At the end of all this, I contend one of the greatest ways to ensure security for myself is to have lots of confidence.  When I determined in my mind that I wasn't going to put up with the disrespect and abuse, I literally could not take it another day.  For most young women this is a difficult point to reach.  We have so much optimism, so much fear of the unknown rather than the bad that lives with us every day.

Women need to be encouraged to place more value on themselves than their relationships.  Culturally, there is more pressure for women to maintain relationships than for men.  There is more shame and humiliation for victims of abuse.  To feel safe, women need to feel worthwhile.  I advocate for programs and initiatives that promote self-esteem and self-worth for women.  Emotional and mental fortitude are invaluable in coping with the threats that women face on a daily basis.  From when they are little girls, someone needs to be looking out for them , helping them create their own internal safe spaces, telling them they are valuable.  From this they can draw the strength they need to identify, avoid and combat threats to them.  

 

This story was submitted in response to The Future of Security is Women .

Comments 12

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Jill Langhus
Oct 10, 2018
Oct 10, 2018

Hi Sharon,

I'm so sorry you had to endure this tumultuous and violent relationship. I'm so glad you got away from it, though, when you did. I totally agree that women and girls are taught to be pleasers and even put more value on making the relationships work rather than on themselves. I can totally relate to this, and the cycle needs to stop. We are valuable; we are worthy. We deserve better.

Good luck with your story submission.

Sharon Makunura
Oct 10, 2018
Oct 10, 2018

Thank you !

Jill Langhus
Oct 10, 2018
Oct 10, 2018

You're welcome, dear!

Fosah Frinwie Loveline Muma
Oct 13, 2018
Oct 13, 2018

Absolutely my dear, a lot of women need to be encouraged to place value on themselves before any relationships especially with men. My policy has been to value myself first.

Tamarack Verrall
Oct 13, 2018
Oct 13, 2018

Hi Sharon,

Your message is so important. There are so many layers of responsibility we take on as women, on top of the social pressures to stay in relationships. Congratulations on sorting through it all, freeing yourself, and speaking out so that others can be encouraged by your words. Illness of a partner adds a whole new level of confusion and it often is used to scare and/or guilt. People outside of the situation judge and we expect ourselves, especially as women, to take care of partners. I have had some experience with this dilemma and am so glad you have written about it. Your description in how you reached the conclusion that you had a right to get away will no doubt help others.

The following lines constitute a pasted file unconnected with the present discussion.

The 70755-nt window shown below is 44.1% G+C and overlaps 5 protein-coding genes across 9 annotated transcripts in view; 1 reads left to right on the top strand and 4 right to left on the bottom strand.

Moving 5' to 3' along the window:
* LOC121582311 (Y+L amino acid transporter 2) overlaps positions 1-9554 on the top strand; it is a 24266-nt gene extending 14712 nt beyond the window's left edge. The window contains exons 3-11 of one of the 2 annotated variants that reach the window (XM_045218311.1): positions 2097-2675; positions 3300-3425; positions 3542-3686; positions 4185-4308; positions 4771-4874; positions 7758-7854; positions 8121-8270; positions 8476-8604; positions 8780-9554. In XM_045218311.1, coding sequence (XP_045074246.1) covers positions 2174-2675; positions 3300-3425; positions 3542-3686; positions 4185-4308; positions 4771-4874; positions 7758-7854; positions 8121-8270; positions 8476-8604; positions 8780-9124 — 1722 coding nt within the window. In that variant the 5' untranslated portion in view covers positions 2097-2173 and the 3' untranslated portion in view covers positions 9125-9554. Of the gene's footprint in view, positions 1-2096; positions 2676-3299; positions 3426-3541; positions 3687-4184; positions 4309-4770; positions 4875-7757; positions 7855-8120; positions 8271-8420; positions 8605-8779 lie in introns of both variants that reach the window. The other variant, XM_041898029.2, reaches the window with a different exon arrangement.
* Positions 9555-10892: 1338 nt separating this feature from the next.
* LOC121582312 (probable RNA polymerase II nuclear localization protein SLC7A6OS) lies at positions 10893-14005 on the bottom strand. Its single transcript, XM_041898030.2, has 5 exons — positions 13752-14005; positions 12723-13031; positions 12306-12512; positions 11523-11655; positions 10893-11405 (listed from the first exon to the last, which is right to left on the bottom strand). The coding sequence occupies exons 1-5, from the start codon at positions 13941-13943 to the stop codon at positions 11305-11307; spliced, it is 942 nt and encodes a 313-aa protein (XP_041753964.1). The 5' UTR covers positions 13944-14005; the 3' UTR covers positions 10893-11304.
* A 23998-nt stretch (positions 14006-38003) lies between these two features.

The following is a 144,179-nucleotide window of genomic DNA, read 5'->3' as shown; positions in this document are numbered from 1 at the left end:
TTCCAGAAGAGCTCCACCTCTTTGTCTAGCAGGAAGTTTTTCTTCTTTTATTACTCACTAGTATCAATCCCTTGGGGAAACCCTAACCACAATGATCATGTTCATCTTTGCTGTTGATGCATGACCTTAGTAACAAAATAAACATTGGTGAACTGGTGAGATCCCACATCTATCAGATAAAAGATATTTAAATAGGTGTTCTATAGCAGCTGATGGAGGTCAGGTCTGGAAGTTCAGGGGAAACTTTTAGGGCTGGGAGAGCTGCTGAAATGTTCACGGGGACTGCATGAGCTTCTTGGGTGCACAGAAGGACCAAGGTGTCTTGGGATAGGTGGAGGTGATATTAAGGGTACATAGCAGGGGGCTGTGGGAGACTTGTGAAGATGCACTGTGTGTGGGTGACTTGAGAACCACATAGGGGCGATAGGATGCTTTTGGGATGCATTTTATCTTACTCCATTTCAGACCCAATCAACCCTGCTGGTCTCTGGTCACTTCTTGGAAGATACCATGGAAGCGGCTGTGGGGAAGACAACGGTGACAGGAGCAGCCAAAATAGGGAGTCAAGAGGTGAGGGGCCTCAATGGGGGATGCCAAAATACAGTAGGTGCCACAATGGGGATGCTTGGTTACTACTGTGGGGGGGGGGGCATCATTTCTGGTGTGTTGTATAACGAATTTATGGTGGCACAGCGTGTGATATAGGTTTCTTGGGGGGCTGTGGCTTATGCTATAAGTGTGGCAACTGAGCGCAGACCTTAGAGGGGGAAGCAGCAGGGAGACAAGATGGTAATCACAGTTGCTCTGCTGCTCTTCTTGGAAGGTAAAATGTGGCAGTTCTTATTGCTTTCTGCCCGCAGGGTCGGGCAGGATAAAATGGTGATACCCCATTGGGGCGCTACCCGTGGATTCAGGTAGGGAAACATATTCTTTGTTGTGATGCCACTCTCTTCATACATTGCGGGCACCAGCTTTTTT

ARREY- ECHI
Oct 15, 2018
Oct 15, 2018

Hi Sharon,
So sorry you had to go through this. I am glad you walked out of it.
That guy was a big time manipulator.
Women are constantly pressurized to be the ones to shoulder anything about a relationship working or not.
I totally agree with you about helping young girls especially develop confidence in themselves.
Hugs to you, Arrey

Marie Abanga
Oct 18, 2018
Oct 18, 2018

Dear Sharon,

Hmm you had tried oh. I can feel you. And are you even sure he wasn't faking all that collapsing? Glad you found the strength within to move and turn the page to such a tumultuous past.

Glad you now share to inspire and motivate others

Hugs

Marie

Theresa Takafuma
Oct 20, 2018
Oct 20, 2018

Dear Sharon

Thank you for sharing your story. It got me thinking about the amount of abuse women go through in the name of "through thick and thin even when you're not happy". I can very much relate as I have seen sisters going through the same and losing their voices in the process.
Thank you for being brave enough to leave whilst you could.
You are an inspiration.

Love, light and hugs

Theresa

Empowered101
Nov 27, 2018
Nov 27, 2018

Affirmations of self love to you wonderful lady. You words and compassion for emotional well being is wonderful. Thank you for sharing.

Mbabazi
Aug 22
Aug 22

Hi Sharon,
Your story is so challenging! Thanks for holding on and giving him love anyway!
Although he can't tell now, but what i am sure of is that you inspired him in many different ways.
Some men do pretend that they are learning from us.

I am so sorry for that tragedy! It is always good to wait for the original, someone who deserves your time, your heart and your compliments.

Regards,
Mbabazi

Sharon Makunura
Aug 23
Aug 23

Thanks Mbabazi, I do hope I may have inspired him in some way. And I am glad I managed to walk away.

Mbabazi
Aug 26
Aug 26

Sure, and that is the most important thing! Hope you are happy today with your new move.
All the best my sister!

Mbabazi